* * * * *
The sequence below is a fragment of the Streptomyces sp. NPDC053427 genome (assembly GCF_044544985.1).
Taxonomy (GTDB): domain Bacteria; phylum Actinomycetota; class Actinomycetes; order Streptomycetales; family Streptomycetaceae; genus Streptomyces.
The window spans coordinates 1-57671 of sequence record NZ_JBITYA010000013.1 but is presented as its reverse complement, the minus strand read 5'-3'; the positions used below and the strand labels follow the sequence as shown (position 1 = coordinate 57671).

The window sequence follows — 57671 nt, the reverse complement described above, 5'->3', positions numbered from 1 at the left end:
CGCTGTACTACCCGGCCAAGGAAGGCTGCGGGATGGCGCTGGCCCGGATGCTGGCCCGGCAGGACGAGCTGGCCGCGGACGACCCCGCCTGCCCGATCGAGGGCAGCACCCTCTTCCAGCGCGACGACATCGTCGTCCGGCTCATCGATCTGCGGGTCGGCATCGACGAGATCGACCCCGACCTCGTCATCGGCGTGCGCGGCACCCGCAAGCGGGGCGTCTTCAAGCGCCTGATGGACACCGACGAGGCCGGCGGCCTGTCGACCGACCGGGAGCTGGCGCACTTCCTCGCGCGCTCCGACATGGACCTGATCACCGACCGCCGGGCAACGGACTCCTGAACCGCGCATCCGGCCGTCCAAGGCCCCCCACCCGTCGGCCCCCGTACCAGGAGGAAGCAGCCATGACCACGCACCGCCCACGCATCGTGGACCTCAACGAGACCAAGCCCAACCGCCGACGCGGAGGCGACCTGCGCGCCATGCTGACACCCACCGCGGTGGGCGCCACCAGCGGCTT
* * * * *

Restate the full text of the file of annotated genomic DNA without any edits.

The sequence below is a fragment of the Streptomyces sp. NPDC053427 genome (assembly GCF_044544985.1).
Taxonomy (GTDB): domain Bacteria; phylum Actinomycetota; class Actinomycetes; order Streptomycetales; family Streptomycetaceae; genus Streptomyces.
The window spans coordinates 1-57671 of sequence record NZ_JBITYA010000013.1 but is presented as its reverse complement, the minus strand read 5'-3'; the positions used below and the strand labels follow the sequence as shown (position 1 = coordinate 57671).

The window sequence follows — 57671 nt, the reverse complement described above, 5'->3', positions numbered from 1 at the left end:
CGCTGTACTACCCGGCCAAGGAAGGCTGCGGGATGGCGCTGGCCCGGATGCTGGCCCGGCAGGACGAGCTGGCCGCGGACGACCCCGCCTGCCCGATCGAGGGCAGCACCCTCTTCCAGCGCGACGACATCGTCGTCCGGCTCATCGATCTGCGGGTCGGCATCGACGAGATCGACCCCGACCTCGTCATCGGCGTGCGCGGCACCCGCAAGCGGGGCGTCTTCAAGCGCCTGATGGACACCGACGAGGCCGGCGGCCTGTCGACCGACCGGGAGCTGGCGCACTTCCTCGCGCGCTCCGACATGGACCTGATCACCGACCGCCGGGCAACGGACTCCTGAACCGCGCATCCGGCCGTCCAAGGCCCCCCACCCGTCGGCCCCCGTACCAGGAGGAAGCAGCCATGACCACGCACCGCCCACGCATCGTGGACCTCAACGAGACCAAGCCCAACCGCCGACGCGGAGGCGACCTGCGCGCCATGCTGACACCCACCGCGGTGGGCGCCACCAGCGGCTT